The First 20 Hours

I get up every morning determined to both change the world and have one hell of a good time. Sometimes this makes planning my day difficult. —E. B. WHITE, ESSAYIST AND AUTHOR OF CHARLOTTE’S WEB AND THE ELEMENTS OF STYLE

By nature, I’m a do-it-yourself kind of guy. If something needs to be done, I’d rather give it a go myself than look for help. Even if someone else could do it faster or better, I’m reluctant to rob myself of the learning experience.

As Dr. Dweck says in Mindset: “Your mind is like a muscle: the more you use it, the more it grows.” The more you practice, the more efficient, effective, and automatic the skill becomes.

David Allen, author of Getting Things Done (2002), recommends establishing what he calls a “someday/maybe” list: a list of things you may want to explore sometime in the future, but that aren’t important enough to focus on right now.

The more periods of sustained practice you complete, the faster your skill acquisition. Set aside time for three to five practice sessions a day, and you’ll see major progress in a very short period.

Take white-water kayaking. What would I need to know if I wanted to be able to kayak in a large, fast-moving, rock-strewn river? Here’s the inversion: What would it look like if everything went wrong?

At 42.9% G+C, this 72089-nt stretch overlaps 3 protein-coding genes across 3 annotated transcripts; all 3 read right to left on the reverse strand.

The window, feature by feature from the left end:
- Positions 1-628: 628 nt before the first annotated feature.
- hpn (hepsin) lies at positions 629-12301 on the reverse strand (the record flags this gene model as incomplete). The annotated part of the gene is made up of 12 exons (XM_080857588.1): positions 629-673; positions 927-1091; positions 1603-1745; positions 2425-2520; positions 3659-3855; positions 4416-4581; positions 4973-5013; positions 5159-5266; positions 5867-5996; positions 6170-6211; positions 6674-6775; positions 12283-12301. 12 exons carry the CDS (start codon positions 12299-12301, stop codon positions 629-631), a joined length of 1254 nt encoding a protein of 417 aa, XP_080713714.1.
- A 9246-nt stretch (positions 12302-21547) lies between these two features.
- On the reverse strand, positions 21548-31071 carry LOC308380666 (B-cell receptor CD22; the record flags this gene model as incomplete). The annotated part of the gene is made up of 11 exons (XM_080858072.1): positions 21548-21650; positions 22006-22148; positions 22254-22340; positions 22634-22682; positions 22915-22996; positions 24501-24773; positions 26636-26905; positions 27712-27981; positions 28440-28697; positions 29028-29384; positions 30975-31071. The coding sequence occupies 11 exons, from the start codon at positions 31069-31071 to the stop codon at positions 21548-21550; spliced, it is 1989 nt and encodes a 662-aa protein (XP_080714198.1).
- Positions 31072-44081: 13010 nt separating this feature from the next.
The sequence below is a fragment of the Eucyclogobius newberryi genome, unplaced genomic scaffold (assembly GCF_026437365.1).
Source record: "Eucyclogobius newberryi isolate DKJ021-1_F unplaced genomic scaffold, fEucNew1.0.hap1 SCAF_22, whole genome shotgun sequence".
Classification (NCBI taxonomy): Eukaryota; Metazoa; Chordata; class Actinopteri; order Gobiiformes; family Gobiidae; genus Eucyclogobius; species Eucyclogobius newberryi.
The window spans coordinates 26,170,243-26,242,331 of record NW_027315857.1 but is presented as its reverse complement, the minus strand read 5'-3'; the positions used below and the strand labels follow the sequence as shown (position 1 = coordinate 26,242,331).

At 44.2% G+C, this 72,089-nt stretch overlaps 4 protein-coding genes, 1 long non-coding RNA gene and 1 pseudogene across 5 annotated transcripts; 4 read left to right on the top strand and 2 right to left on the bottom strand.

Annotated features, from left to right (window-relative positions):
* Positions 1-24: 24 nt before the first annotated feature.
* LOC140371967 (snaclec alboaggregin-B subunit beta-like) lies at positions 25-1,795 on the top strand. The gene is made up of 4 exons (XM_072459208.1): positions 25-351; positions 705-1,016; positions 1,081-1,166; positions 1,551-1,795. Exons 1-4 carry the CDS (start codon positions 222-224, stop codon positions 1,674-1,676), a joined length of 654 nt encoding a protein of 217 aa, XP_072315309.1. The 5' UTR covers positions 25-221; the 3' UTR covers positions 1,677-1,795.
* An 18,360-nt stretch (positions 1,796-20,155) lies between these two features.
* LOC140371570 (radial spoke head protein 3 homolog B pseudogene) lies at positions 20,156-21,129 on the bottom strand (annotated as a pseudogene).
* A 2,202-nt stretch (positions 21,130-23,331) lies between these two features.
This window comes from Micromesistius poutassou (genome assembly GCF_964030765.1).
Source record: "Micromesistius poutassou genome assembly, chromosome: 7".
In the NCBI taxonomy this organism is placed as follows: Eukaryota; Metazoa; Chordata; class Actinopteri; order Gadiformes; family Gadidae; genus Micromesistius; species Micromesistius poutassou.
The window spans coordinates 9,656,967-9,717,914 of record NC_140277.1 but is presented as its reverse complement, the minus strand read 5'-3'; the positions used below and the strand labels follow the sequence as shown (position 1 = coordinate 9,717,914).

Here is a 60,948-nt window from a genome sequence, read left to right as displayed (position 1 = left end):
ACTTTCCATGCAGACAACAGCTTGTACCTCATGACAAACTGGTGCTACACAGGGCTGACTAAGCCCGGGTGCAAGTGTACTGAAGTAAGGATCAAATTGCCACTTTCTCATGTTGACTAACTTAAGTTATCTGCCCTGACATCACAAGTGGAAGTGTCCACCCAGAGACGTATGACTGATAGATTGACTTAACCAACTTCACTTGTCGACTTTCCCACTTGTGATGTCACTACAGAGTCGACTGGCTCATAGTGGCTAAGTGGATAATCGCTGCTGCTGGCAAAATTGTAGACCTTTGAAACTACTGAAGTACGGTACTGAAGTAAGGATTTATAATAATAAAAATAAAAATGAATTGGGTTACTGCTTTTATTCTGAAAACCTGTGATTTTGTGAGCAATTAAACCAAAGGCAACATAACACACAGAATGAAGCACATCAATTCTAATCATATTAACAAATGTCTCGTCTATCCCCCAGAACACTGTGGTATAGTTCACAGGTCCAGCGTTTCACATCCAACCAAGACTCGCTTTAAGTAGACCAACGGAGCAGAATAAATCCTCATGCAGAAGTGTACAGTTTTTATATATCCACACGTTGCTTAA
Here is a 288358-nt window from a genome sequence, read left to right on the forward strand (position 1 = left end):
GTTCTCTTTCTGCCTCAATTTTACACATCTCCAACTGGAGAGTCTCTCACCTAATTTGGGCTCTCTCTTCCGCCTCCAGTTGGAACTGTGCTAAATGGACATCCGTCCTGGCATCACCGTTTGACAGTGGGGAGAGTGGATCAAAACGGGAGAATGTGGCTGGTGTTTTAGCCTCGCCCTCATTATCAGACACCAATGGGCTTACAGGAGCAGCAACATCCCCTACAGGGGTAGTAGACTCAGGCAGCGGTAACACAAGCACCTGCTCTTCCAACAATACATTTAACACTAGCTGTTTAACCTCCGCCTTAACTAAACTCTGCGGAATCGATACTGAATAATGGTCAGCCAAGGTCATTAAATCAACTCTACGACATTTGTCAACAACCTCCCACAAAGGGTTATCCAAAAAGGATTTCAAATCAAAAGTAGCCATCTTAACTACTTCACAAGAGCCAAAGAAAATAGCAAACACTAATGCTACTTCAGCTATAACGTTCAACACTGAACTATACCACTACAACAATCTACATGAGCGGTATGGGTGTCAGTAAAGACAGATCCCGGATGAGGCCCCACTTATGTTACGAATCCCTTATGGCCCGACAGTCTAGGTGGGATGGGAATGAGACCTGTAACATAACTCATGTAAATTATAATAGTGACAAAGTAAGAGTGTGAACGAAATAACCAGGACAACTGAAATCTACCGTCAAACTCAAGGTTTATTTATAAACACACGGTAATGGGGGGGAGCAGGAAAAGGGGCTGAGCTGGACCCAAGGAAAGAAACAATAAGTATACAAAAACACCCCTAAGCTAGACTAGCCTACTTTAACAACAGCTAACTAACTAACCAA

I do not measure my progress in Yoga by how far I can bend or twist, but by how I treat my wife and children. —T. K. V. DESIKACHAR, RENOWNED YOGA TEACHER

If you’re interested, you can try the program yourself: it’s at

Recent research suggests that, for greatest effect, it’s best to sleep within four hours of motor skill practice: even a short nap is better than nothing at all. Any longer, and your brain’s ability to consolidate the information it gathered during practice is impaired.

Human languages, including English, follow a power law curve called Zipf’s law: a very small set of words makes up the vast majority of actual usage. Based on an analysis of The Brown Corpus (1964), a 1 million-word collection of 500 modern English documents, only 135 words account for 50 percent of all English usage.21 The word “the” itself accounts for 7.5 percent, while “of” accounts for 3.5 percent.

What surprised me most about learning Colemak was how easy it was to overwrite almost twenty years of previous experience touch typing using QWERTY. I assumed that two decades of muscle memory would take way more than twenty hours to replace. I was wrong. Our brains are easier to change than we think.

If you don’t want to do something you’re currently doing, make it impossible to do. If you can’t make the behavior impossible, make it as difficult, expensive, or prohibitive as you possibly can. The more effort required, the less likely you are to go back to your previous behavior.

If you ride a tiger, it’s difficult to get off.